He did not say it’s selfish to not have kids. First of all, this is coming from a guy who has chosen to not have children and is in charge of a bunch of people who do not have children.
So it’s not news that the pope thinks it’s good for married couples to have children.
ZD: And we should say that he’s not making this phenomenon up. Birth rates are down and pet ownership is up. He is talking about what’s called Europe’s demographic winter.
AM: And [he’s speaking] in the context of high-income countries with robust social safety nets. I think he really is addressing people who are in the position where they could opt to have children and instead are spending a lot of money on pets.
ZD: And outside of Europe, there’s a Latin American context here. Sam Rocha tweeted something I thought was smart. He says, quote, “When you come from a place where people live like dogs, it is scandalous to see dogs live like people.” I feel like that has been left out of the conversation a bit.
He really is addressing people who are in the position where they could opt to have children and instead are spending a lot of money on pets.
But we should ask: Why are people upset about this? Because it seems people are really mad. And I think there’s some genuine reason for that. Issues over childbearing are deeply personal and deeply fraught. Right? They’re complicated, they’re messy. They involve lots of sacrifice and discernment.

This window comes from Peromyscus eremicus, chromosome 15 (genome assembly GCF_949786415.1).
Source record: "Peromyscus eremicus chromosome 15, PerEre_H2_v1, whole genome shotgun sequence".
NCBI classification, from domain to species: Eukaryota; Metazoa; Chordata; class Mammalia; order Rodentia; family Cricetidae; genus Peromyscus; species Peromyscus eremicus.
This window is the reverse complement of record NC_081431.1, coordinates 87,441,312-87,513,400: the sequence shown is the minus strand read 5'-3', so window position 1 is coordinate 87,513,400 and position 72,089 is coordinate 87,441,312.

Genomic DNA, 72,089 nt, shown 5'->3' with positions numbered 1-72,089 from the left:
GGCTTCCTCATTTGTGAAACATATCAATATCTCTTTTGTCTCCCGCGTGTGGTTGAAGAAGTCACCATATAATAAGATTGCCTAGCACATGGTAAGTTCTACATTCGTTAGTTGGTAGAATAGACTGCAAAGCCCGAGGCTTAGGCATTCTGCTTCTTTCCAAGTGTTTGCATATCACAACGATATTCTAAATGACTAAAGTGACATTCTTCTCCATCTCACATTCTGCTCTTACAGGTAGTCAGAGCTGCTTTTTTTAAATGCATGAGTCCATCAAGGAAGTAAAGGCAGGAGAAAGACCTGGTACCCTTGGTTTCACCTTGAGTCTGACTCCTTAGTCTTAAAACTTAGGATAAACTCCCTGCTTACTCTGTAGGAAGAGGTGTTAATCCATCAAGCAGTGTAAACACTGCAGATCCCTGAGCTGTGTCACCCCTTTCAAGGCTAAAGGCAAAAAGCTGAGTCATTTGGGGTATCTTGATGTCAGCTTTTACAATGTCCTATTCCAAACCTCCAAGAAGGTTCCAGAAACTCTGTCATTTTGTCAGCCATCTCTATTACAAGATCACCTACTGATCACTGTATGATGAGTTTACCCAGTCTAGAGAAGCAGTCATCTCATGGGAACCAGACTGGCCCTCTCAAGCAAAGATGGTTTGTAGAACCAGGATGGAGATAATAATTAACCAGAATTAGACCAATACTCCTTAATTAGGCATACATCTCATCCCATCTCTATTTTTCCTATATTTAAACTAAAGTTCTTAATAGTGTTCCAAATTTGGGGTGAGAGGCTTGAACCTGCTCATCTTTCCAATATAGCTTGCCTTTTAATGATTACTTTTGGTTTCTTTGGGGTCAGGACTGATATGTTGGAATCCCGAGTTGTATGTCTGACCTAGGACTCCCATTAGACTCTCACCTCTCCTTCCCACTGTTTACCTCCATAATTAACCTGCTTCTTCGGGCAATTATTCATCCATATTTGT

AM: I’m a little nervous to comment on this as someone who is not married, doesn’t have kids and does not currently have pets. So I don’t experience that same visceral reaction.
But a segment of the population that I think kind of felt this as a personal attack—understandably given the way it was presented in mainstream media—are people who struggle with infertility and would like to have kids and have not been able to. So to see a headline that suggests that not having kids is in some way selfish would be painful. And I don’t want to minimize that.